Stevia Rebaudiana and Homemade Recipes!

All about Stevia Rebaudiana!  Caution!  Fake stevia has additives like erythritol or dextrose.  Truvia may cause side effects.  Find tips for growing stevia and homemade recipes!

Stevia Rebaudiana is an herb from the Chrysanthemum family.  It's commonly known as sweet leaf, sugar leaf or simply stevia. This sweet leafed herb grows wild as a small shrub in Paraguay and Brazil, where it's been used for hundreds of years, to sweeten foods.

The "candy leaf" stevia species is native to New Mexico, Arizona and Texas.  

Raw Stevia is unlike other sugar substitutes.  It's gaining popularity on the market as a natural sugar substitute.  

True stevia rebaudiana is green, not white.  It has a sweet taste. High concentrations can be bitter, with a licorice type of after taste.  Stevia has no calories, no carbohydrates and a zero glycemic index.  It's 10 - 15 times sweeter than sugar.  High stevia extracts are 200 - 300 times sweeter than sugar!  Use stevia sparingly!  Stevia can come in powder, liquid or granulated forms.

True stevia is highly nutritive with fiber, phosphorous, iron, protein, calcium, potassium, zinc, magnesium, vitamins C and A. 


Active components in the stevia leaf are believed to contain healing enzymes, beneficial for skin.  Since it doesn't interfere with hormonal activity, it's less likely to contribute to acne break-outs than regular sugar.  Stevia has been known to tighten skin, reducing wrinkles.  Caution, a skin rash may be an allergic reaction.  In this case, consult your physician.

Homemade lip balm soothes dry cracked lips.

Stevia is used to make commercial and homemade skin care products.  These homemade lip balms, (shown right), have a bit of sweetness due to stevia.  It's so highly concentrated, it only takes a miniscule amount for added sweetness.  Stevia is inexpensive and found in grocery stores. 


Are you really getting true, pure, raw stevia?  The market is flooded with fake stevia.  Look at ingredient labels.  Do you see added ingredients and hidden sugars?  There's nothing pure or natural about fake stevia.   Do you see substances like dextrose or erythritol added?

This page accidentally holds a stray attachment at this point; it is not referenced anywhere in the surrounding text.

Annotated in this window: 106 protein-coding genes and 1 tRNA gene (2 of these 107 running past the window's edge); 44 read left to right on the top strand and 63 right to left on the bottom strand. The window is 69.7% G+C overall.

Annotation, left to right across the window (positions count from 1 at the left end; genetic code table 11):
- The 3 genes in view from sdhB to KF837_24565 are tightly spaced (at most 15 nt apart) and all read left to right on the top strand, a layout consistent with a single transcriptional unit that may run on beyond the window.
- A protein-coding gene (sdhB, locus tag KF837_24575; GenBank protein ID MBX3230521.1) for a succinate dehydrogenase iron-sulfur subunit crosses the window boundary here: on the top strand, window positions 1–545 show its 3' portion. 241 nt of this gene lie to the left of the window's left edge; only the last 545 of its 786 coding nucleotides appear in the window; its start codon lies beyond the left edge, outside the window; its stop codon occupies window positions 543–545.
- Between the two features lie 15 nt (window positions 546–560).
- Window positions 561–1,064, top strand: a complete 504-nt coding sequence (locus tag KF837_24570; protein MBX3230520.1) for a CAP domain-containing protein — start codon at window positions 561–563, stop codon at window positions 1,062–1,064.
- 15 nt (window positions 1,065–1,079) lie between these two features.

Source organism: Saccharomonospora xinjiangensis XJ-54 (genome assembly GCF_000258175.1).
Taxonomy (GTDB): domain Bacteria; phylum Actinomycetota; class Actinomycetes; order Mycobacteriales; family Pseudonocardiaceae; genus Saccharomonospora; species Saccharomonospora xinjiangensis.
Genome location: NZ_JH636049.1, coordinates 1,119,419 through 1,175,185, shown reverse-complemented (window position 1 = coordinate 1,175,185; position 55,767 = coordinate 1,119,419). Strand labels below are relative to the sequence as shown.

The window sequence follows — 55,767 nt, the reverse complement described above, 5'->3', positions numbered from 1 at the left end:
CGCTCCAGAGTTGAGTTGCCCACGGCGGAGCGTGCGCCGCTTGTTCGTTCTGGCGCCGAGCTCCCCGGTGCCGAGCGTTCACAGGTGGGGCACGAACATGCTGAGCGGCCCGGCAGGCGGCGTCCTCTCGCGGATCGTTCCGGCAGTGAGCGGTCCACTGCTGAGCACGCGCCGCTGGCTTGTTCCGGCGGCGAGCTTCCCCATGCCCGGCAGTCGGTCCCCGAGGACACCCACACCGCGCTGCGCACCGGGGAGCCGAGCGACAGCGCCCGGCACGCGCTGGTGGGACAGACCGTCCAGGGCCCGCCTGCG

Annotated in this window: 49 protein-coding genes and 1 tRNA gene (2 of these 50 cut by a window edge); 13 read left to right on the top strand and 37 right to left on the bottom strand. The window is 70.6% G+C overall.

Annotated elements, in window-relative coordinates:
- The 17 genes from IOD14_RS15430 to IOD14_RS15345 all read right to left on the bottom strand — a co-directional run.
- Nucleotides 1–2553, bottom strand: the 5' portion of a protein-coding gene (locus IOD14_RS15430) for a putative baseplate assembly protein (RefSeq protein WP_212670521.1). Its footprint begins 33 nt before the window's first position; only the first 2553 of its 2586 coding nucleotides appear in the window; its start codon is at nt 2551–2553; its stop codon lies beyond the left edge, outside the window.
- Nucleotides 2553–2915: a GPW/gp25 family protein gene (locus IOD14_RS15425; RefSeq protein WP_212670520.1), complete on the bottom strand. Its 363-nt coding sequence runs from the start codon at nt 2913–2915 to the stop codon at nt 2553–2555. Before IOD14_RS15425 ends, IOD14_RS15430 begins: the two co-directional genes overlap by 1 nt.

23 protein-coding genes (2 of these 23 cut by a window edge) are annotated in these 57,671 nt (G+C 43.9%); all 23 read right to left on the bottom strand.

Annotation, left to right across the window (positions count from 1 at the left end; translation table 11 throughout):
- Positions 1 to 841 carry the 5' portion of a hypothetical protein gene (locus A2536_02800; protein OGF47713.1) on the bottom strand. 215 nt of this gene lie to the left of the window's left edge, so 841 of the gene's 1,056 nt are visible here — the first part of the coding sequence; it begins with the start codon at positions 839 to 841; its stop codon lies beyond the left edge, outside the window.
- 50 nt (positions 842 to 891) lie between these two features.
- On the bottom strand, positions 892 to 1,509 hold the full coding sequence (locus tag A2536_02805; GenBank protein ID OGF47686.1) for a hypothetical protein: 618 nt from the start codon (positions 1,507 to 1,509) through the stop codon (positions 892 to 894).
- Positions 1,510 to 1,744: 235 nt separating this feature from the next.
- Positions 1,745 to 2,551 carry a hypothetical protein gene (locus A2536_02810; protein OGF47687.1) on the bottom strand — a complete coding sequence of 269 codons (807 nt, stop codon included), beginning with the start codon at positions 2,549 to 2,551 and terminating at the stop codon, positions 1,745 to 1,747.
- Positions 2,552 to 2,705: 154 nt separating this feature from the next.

Dextrose is derived from genetically engineered corn.  Erythritol is a sugar alcohol.  It occurs naturally in grapes, melons, mushrooms and fermented foods; wine, beer or cheese.  At the industrial level, they're genetically derived with a long manufacturing process.

Highly refined stevia extract, Truvia, is a non-nutritive sweetener.  Some say it helps reduce weight, but there's no real evidence.  It may cause side effects like bloating or nausea.  The 40 step process used to make Truvia should cause you to steer clear of it.


Political controversy surrounds stevia.  In 1991, it was banned by the FDA deeming it as an unsafe food additive.  It was believed this ruling was in response from the pressure of the artificial sweetener industry.  It remained banned until 1994, when it was approved as a "dietary supplement", but not as a food additive. Whole leaf stevia and crude stevia extracts have not been approved by the FDA, as "food additives", due to possible health concerns; controlling blood sugar, kidneys, reproductive, renal and cardiovascular systems.  December 2008 stevia was granted "GRAS", (generally recognized as safe), status by the FDA.


--  Stevia may cause low blood pressure.  Those taking blood pressure medications should consult your doctor before using stevia. 

--  Stevia can interact with medications:  anti-fungal, anti-inflammatory, anti-microbial, anti-cancer, anti-viral, appetite suppressants, cholesterol lowering and other medications. 

--  Consult your health care provider, if in doubt, before using stevia.


Maybe you'd like to grow your own stevia at home.  Watch video below to learn tips for growing stevia.  Watch a second video sharing homemade recipes.  Learn how to make powder and liquid stevia at home.


(Homemade Recipes)

Stevia Rebaudiana to Natural Goat Milk Soap Home

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